Friday, June 01, 2012

Locating That Yankee Sound

THE ESTIMABLE Tim Rutherford-Johnson (aka The Rambler) reviews a performance by the Jack Quartet and writes of John Cage's String Quartet in Four Parts: "The JACKs’ version has a more sing-song, almost folky quality that highlights the Appalachian pastoral thread that runs through Cage’s music..." While that "Appalachian pastoral" phrase will probably be grocked without much of a second thought by readers familiar with the Cage quartet and some of the more famous items in the American mid-20th century repertoire as referring to a certain style of writing, mostly diatonic, sometimes pentatonic, and occasionally jerked about by some tactical chromaticism,  friendly to open fifths and milder clusters (those vertical structures just on either side of a simpler triadic harmony), with some emphasis on writing for strings (and for those strings some preferences for open strings, natural harmonics, and reduced or no vibrato), and featuring a lot of shared attacks in which one or more instrument quickly drops off allowing others to sustain. This style is exemplified by Copland's score to the Martha Graham ballet Appalachian Spring.  The funny thing about this label is, of course, that Copland's music isn't particularly Appalachian (he himself said that he thought neither of Appalachia nor of Spring while writing the score which had the working title of only Music for Martha) and the musical source material Copland actually quotes in the piece (most famously the tune "Simple Gifts"*) is Shaker, and though the Shakers had short-lived settlements in Kentucky, Ohio and Indiana, they were basically an upstate New York and New England sect. (The Cage Quartet does earn some additional affinity to the Copland in that each movement is associated with a season and a place, in this case the fourth movement, a Quodlibet in which the melodic materials shared throughout the quartet are most conjunct and lively, is  associated with Spring; unfortunately I can't remember where it's supposed to be Spring in Paris or America...)  BUT WHEREVER THE ORIGINS THERE IS INDEED this particular Americana style, with plenty of precedents (from the generation of Billings onward), which became a concert music staple with two pieces of music: Charles Ives's cowboy song Charlie Rutledge, which was premiered at a Copland-Sessions concert with Copland — then very much a francophile modernist — himself as pianist and Virgil Thomson’s Symphony on a Hymn Tune (1927-28) which was first known in its piano four-hands arrangement by John Kirkpatrick. (Of course there is that other Americana style, that initiated with Roy Harris who, like Copland and at Copland's enouragement, came through the Boulangerie, but whose music is characterized by a more lushly sustained melodic style, more in debt to Sibelius than to Stravinsky, for whose music Harris had little attraction, but that is another story.)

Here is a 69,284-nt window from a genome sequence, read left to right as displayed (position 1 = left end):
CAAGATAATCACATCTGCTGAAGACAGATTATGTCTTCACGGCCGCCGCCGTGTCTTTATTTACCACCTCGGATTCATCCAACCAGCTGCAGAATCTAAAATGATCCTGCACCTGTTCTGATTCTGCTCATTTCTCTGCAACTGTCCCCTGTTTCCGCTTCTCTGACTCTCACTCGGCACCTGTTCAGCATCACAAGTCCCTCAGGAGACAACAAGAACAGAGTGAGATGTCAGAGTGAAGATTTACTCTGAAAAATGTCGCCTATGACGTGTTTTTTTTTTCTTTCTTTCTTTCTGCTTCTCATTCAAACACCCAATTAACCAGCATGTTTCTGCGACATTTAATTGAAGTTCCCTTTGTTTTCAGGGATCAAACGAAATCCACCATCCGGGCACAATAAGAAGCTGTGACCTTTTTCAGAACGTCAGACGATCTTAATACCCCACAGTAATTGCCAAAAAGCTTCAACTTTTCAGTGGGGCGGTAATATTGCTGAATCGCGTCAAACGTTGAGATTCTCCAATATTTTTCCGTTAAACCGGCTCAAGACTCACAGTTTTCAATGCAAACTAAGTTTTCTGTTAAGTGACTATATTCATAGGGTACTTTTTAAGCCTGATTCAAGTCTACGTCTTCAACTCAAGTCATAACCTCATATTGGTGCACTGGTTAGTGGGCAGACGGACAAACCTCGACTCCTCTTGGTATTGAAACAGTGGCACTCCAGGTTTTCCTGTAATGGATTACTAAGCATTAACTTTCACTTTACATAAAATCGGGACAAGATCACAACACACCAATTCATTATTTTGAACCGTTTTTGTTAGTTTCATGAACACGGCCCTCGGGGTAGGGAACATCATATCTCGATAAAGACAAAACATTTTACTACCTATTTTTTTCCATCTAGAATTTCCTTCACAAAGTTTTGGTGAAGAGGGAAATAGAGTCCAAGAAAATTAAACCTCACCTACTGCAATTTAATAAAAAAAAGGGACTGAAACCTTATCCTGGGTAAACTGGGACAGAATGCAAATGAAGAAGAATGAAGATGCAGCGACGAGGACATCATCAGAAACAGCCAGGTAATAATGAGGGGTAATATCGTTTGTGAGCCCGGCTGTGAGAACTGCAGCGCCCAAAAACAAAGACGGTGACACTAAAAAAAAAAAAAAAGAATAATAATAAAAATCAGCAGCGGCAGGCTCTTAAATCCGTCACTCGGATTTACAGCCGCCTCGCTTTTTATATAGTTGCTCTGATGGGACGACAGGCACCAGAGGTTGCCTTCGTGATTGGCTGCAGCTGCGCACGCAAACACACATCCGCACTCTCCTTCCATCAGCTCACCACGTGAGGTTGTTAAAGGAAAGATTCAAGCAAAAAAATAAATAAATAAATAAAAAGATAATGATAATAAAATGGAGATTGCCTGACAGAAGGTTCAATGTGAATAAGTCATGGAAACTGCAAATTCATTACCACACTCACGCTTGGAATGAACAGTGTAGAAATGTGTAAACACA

* The use of this particular tune has been much maligned, especially by those in the pro-complexity camp.  However, I'm not entirely convinced that the Shaker notion of "simple" here, in the context of a sublimating sacred dancing tune, can be readily mapped to our everyday contemporary use of the term. 

1 comment:

Kraig Grady said...

Cage's Quartets I-VIII based on Billings work fits nicely in here too.